‘She’s safe here’: Supportive housing opens in Calgary for women in crisis
The province opened a brand new permanent supportive housing for women in Calgary on Tuesday.
The Maple in the city’s northeast has 25 units with a shared kitchen, meeting rooms and around-the-clock support for women in crisis. Counsellors, case managers and support workers comprise the Maple’s 24-7 staff.
“Life has dealt [these women] a series of difficult challenges,” said Heather Morley with YWCA Calgary. Tribulations may include homelessness, poverty and domestic violence.
“The opportunity for them to move into a building like this that is supported, that is safe, that will give them an opportunity to launch them into a happier and healthier life is incredible,” she added.
The governments of Alberta and Canada jointly contributed about $3.6 million under the Investment in Affordable Housing Agreement. Other funding was through the RESOLVE Campaign and the City of Calgary’s Housing Incentive Program.
The women pay rent for their own self-contained apartment, living there for as long as they need.
“We don’t make any judgments in terms of how long she stays with us,” Morley said. “She’s safe here as long as she wants to be.”
Women experiencing homelessness are prone to more vulnerabilities, she said.
“They’re more likely to experience violence and exploitation,” Morley said. “So, for us, the importance of having a safe space for women can’t be underscored enough.”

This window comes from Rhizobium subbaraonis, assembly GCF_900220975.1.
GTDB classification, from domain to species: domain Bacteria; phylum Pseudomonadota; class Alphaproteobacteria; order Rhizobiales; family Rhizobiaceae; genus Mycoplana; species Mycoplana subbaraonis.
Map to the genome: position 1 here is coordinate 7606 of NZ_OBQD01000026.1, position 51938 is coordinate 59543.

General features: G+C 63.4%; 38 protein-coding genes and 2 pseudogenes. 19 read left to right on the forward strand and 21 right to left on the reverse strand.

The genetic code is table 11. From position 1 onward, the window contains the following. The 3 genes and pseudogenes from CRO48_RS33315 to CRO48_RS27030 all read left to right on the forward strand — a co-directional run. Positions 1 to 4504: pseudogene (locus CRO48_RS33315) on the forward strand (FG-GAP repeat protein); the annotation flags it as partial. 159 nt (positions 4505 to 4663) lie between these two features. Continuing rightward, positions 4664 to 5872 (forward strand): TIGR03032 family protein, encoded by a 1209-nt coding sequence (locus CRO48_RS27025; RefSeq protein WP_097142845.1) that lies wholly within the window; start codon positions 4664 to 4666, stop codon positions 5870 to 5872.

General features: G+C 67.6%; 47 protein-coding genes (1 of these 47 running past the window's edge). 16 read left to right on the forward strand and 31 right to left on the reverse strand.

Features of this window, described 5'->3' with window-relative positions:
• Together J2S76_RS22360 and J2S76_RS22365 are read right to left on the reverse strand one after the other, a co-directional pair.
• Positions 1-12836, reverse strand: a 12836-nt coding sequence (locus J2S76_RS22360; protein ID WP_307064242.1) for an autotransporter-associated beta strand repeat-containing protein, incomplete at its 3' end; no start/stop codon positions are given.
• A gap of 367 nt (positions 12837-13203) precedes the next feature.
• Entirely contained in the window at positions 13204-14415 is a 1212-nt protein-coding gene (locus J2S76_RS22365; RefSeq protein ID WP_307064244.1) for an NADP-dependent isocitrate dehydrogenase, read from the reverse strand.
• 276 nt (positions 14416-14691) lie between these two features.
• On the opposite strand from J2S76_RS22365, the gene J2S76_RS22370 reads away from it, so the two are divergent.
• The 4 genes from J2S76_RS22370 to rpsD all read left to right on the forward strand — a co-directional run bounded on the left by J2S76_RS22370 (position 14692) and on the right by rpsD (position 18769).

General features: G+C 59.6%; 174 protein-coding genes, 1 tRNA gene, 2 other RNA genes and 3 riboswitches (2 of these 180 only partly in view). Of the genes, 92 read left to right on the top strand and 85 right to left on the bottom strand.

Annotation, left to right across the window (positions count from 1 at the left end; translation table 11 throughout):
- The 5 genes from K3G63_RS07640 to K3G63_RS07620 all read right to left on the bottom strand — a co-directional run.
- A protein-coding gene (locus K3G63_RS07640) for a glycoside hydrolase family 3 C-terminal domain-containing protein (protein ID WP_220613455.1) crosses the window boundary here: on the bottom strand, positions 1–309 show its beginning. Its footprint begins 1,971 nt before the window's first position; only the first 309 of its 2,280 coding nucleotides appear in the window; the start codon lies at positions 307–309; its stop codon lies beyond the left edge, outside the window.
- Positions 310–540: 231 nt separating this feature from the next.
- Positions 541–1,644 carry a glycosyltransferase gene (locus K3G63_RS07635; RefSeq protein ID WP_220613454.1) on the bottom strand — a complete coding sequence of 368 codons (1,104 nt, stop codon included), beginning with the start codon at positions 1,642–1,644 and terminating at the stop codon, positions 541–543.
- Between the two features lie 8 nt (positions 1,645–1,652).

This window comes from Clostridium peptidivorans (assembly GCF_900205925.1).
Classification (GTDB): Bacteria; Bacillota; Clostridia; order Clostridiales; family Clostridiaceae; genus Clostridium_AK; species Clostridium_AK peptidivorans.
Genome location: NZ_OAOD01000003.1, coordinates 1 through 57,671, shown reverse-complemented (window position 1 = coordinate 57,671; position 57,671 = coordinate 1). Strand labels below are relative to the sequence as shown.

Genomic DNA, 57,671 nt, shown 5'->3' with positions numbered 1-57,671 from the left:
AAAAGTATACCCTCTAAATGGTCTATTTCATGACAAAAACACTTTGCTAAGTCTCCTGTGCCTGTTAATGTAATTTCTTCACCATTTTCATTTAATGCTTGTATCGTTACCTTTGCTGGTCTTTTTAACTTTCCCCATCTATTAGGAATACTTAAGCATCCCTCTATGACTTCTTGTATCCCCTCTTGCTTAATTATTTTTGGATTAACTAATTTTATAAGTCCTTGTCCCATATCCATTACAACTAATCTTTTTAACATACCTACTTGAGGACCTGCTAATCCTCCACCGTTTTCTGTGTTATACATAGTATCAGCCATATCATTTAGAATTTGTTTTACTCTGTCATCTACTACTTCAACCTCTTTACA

‘One less stop in the cycle of trauma’
Diane Gautchier is on the client action committee with the Calgary Homeless Foundation. She was homeless from age 15 to 20.
“Looking back on it now, if there had been a place like this, I would’ve moved from the Arctic to get here,” she said. “I would’ve walked. That would’ve been that big of a change… you have a home, you have a key, you have a door.”
There’s still a stigma with homelessness and the tradeoffs made for perceived safety, she said.
“When I think of women that I have come across in my past that have been so broken and damaged, just to say, ‘I have a home.’ And they get beat up every day,” Gautchier said through tears. “Brand new damage almost every day — but damn it, they have a home. So we really have to define what that means.”
This new housing development means hope for women who are at a crossroads.
“There’s going to be one less stop in the cycle of trauma,” Gautchier said.
Get rid of shame and blame
Diana Krecsy, president and CEO of the Calgary Homeless Foundation, said homelessness is not a character flaw — it’s driven by economic policy, social policy and how a city uses local resources. She said her goal is to make homeless women understand that they were doing what was necessary to stay alive.
“Often when we work with women exiting homelessness, it’s getting rid of the shame, the guilt of what has occurred in homelessness or what choices were made in order to survive in homelessness, and realize it was about survival,” Krecsy said.
It starts with safety
Bernadette Majdell is the CEO of HomeSpace Society, a charitable real estate organization that built and will manage the Maple. The group has 495 units throughout the city supported by different agencies.
The women move into the Maple this week.
“[It’s] especially exciting because we’ll have women who would not have had a home in here before Christmas,” Majdell said.
The Maple marks HomeSpace’s third partnership with YWCA Calgary for permanent supportive housing.
“We believe, as an organization, that nobody can improve their lives without a safe, secure, affordable place to call home,” Majdell said. “So that’s why buildings like this are so important for the people that we serve because here they can be safe.”
“Once they’re safely housed, then they can begin to think about what’s next for them in their lives and begin to rebuild.”
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